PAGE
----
Take a moment, engineer, and notice the properties of the materials that we have connected to your copper circuit. What property do they have in common? If you guessed that they are all metal, you’re right! The binder clip’s leg is metal. The LED’s legs are metal. Metal is typically a good conductor of electrical charge. Some metals, like copper, are better conductors than others.
- Cut the mylar with your scissors, so that it is the same size as the cardstock. You can do this by placing your cardstock over the mylar and cutting away the extra mylar. You can hang these extra pieces of mylar in a window so they reflect the sun’s light and create some cool light art designs.
- Place the fitted mylar over the side of the cardstock with the folded binder clip leg. The mylar will cover the binder clip leg. Now tape the corners of the mylar to the cardstock (and only the corners!). The mylar is the inside of our kaleidoscope.
What property makes the mylar a good choice for the inside of our kaleidoscope?
- Have the paper cup close to you. Roll the cardstock and mylar into a tube shape. Make sure when you’re rolling the cardstock and mylar into a tube that you can still see a strip of the copper tape on the outside of the roll.
Roll the left edge of the cardstock under the right edge of the cardstock.
Make sure the tube’s diameter fits snugly into the mouth of the paper cup.
Now using the invisible tape, tape your kaleidoscope securely along the overlapping edge of the tube, so that the tube keeps its shape.
- Now take your mylar circle from Step 1 and tape it to the bottom of the paper cup with your invisible tape. This will act like a mirror at the bottom of our electric kaleidoscope.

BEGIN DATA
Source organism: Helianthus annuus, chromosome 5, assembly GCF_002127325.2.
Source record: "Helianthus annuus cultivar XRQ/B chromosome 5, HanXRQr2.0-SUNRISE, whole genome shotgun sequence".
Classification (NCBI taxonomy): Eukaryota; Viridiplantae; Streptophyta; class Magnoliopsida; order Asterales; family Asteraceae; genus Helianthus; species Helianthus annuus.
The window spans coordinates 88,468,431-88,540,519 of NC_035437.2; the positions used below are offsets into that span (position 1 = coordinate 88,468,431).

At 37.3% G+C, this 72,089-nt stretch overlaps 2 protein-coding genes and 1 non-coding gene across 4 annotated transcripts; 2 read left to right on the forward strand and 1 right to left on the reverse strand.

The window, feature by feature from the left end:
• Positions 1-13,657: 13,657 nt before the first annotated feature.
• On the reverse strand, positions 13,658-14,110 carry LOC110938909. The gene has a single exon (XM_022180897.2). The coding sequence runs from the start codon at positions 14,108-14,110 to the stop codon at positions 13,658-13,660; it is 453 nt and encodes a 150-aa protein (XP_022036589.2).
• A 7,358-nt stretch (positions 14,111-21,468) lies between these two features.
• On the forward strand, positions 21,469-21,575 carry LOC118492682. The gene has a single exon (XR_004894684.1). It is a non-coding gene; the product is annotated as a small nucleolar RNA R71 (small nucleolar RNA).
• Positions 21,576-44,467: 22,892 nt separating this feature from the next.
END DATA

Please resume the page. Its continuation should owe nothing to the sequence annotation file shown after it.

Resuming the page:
- Next we will take our cardstock tube and place it into the paper cup. The LED end should be in the paper cup and the binder clip end should be outside of the paper cup.
- Now we will tape our battery to the cardstock using invisible tape. We will tape the battery on the end of the tube nearest the binder clip.
First we want to test our battery and our switch. Hold your battery along the copper tape and close the binder clip leg on to the face of the battery. Press firmly down on the binder clip leg and onto the battery. If the battery is oriented correctly, and making a solid connection, the LED light should turn on. If it does not, worry not engineer! Just flip the battery over and try again.
When you achieve your closed circuit and the LED turns on, we will then tape the battery onto the copper. We only want to tape half of the battery, so that the binder clip leg makes a secure connection on the half that is not taped.
- You’re almost done, engineer! Now drop the beads into your kaleidoscope.
- Turn on your LED and look inside. You’ve made an electric kaleidoscope. As you rotate the tube in your hands the light will bounce off the faces of the beads and make some interesting light designs inside your kaleidoscope. Hint: This electric kaleidoscope works best in a completely dark space.
- When you’re done with your kaleidoscope, flip the binder clip leg up and your LED should turn off, you’ve opened the circuit. When you flip the binder clip leg down and it touches the battery you are closing or completing the circuit and the LED light turns on.
You did it, you have made a complete, working electrical circuit. You are an electrical engineer! Pat yourself on the back and enjoy your creation.
Some things we learned:
- How to make a simple series circuit with a switch.
- The parts of a battery.
- Physical properties of certain materials:
- Copper is Conductive.
- Copper is Malleable.
- Paper is a Resistor.
- Mylar is Reflective